Bermuda Votes to Ban Gay Marriage Just Six Months After Legalizing It

Rainbow flag, LGBT rights, Donald Trump
An activist waves a rainbow flag outside Trump Tower in Manhattan, New York, on February 26. Bermuda has voted to ban same-sex marriage after legalizing it only six months prior. Darren Ornitz/Reuters

Bermuda has voted to outlaw equal marriage, just six months after giving it the go-ahead.

In a Wednesday vote, senators in Bermuda decided to replace gay marriage with domestic partnerships, backing the Domestic Partnership Bill 8-3, following a 24-10 vote in favor of the act in the House of Assembly last Friday.

The move will put an end to the short-lived opportunity for gay people to get married in Bermuda, though those people who have already married a same-sex partner will continue to have their union legally recognized.

Back in May, Bermuda's Supreme Court ruled that a ban on same-sex marriage was unconstitutional, stating "the common law discriminates against same-sex couples by excluding them from marriage."

However, the new ruling on domestic partnerships was pushed by the conservative ruling Progressive Labor Party, which took power in July.

Many in the LGBT community in Bermuda have derided the decision, slamming the move as "backward" and "patronizing."

"A legal marriage offers equality under the law. Equality is what this is all about. Please don't patronize the LGBT community by offering domestic partnership agreements. They are widely unrecognized worldwide," Bermudian Bruce Whayman, who married his partner in September, told The Royal Gazette.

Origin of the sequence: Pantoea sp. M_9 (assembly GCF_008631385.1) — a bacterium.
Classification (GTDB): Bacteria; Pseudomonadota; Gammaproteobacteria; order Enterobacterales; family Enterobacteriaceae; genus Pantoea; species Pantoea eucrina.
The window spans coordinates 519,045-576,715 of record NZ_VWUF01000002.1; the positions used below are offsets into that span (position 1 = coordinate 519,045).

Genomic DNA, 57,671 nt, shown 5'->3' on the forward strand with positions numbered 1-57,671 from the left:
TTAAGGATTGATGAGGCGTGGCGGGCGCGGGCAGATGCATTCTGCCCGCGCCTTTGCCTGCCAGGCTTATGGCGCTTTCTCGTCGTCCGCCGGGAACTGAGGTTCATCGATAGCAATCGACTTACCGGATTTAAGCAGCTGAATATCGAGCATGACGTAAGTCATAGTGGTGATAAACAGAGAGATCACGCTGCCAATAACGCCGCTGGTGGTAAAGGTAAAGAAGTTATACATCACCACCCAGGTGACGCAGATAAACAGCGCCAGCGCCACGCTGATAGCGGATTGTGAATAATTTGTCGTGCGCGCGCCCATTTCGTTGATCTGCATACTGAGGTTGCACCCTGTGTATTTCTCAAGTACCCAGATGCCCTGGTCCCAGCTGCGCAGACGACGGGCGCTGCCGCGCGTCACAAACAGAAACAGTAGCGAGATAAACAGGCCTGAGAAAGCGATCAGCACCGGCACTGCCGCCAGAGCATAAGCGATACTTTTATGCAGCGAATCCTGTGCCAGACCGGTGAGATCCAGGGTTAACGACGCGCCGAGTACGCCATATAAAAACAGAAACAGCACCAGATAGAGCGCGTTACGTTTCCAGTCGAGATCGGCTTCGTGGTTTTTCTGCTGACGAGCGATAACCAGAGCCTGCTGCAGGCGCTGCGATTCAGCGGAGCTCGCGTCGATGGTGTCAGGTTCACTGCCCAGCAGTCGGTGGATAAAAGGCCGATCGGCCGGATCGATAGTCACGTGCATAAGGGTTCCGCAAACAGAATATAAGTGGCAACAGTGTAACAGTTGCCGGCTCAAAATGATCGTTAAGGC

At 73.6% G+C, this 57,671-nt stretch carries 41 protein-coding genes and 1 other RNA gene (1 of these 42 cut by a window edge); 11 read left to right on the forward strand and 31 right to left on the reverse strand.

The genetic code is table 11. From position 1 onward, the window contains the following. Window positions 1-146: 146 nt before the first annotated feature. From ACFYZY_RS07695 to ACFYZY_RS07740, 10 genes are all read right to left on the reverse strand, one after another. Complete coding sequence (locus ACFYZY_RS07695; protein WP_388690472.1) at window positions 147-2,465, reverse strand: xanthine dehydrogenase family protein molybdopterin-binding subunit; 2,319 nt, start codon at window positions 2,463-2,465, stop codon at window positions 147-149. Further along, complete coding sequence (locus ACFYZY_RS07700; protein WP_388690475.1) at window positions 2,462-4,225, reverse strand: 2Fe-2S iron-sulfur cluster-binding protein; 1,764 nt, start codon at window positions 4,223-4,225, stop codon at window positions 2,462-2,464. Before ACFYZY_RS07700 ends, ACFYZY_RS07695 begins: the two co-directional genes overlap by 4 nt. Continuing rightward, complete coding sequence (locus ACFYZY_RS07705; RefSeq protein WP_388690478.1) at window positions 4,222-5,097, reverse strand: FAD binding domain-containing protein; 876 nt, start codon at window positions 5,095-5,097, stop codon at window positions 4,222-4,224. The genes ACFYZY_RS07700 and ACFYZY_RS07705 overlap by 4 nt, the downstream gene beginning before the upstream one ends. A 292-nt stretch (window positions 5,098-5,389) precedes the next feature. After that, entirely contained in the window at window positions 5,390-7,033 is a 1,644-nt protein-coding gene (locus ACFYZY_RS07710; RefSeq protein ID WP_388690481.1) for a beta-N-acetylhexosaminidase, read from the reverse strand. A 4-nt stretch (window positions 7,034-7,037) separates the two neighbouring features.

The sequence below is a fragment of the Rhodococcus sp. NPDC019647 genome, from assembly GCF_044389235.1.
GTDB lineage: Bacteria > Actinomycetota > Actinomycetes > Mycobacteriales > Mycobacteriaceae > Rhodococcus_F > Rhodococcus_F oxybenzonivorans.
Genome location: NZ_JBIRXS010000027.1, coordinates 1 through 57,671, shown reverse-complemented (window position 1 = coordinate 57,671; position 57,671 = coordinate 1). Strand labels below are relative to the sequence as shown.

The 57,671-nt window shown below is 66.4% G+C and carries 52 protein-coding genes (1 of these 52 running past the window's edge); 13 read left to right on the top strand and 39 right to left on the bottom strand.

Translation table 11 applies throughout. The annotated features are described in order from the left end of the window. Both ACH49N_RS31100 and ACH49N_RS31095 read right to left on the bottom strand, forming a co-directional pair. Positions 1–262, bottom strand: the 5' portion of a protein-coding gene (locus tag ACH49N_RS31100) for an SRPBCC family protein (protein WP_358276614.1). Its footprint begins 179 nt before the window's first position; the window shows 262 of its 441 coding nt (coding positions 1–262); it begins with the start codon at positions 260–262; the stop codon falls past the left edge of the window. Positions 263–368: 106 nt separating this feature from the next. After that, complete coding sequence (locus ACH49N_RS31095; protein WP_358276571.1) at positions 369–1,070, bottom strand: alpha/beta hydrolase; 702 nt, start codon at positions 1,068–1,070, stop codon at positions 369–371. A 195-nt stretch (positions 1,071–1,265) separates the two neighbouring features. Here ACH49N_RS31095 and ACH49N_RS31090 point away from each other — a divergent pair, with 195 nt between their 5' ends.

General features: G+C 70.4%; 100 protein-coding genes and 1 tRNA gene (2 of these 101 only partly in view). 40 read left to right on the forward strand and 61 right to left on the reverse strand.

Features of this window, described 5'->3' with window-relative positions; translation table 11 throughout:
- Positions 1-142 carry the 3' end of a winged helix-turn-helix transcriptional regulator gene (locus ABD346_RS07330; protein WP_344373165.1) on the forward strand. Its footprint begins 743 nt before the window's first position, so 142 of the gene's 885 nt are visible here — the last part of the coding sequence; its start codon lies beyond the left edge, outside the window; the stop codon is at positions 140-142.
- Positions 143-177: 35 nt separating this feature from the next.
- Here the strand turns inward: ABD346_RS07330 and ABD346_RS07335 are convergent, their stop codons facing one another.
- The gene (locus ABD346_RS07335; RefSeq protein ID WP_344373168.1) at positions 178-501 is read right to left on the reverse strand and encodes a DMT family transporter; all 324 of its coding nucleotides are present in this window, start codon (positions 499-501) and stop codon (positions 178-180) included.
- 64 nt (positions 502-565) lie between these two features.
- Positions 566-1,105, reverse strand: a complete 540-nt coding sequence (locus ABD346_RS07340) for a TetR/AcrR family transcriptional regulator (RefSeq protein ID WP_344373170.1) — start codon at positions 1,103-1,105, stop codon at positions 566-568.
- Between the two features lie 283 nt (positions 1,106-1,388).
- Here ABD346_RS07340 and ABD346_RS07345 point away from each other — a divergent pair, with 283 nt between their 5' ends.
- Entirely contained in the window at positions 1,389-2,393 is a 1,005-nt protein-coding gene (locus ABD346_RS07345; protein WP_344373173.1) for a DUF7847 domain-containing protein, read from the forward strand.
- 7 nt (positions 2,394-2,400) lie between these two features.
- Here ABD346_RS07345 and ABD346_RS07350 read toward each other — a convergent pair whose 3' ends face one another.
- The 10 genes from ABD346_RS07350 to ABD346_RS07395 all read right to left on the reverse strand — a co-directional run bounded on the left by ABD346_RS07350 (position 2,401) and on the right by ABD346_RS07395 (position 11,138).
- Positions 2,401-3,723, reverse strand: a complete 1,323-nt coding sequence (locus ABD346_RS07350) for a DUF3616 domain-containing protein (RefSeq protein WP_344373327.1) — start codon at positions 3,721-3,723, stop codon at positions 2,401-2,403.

"Our last hope is that equality and common sense prevail, and the bill will not receive the requisite signature from the Governor of Bermuda," he added.

Voting against the bill, Only One Bermuda Alliance senator Andrew Simons argued: "As human beings we should have the ability to enter into a marriage between two people who love each other and this relationship should be recognized by the state."

"This is the last chance to defend something. If we accept this Bill in this House, then we are taking rights away from people," he added.

All five of the Progressive Labor Party senators voted in favor of the Domestic Partnership Bill, with the three independent senators also giving it their backing.

Speaking ahead of the vote, Bermuda's Minister of Home Affairs Walton Brown suggested last month that the Domestic Partnership Bill was actually a concession to the LGBT community, saying he would prefer to ban same-sex unions altogether.

A bill banning gay marriage "would have outlawed same-sex marriage and afforded no rights whatsoever to same-sex couples" and the "majority of MPs would have supported that bill."

However, he argued in views not shared by the local LGBT community that the act "will ensure that same-sex couples will have a raft of legal benefits—more so than they currently have under the existing legislation," according to Bernews, a local Bermuda news station.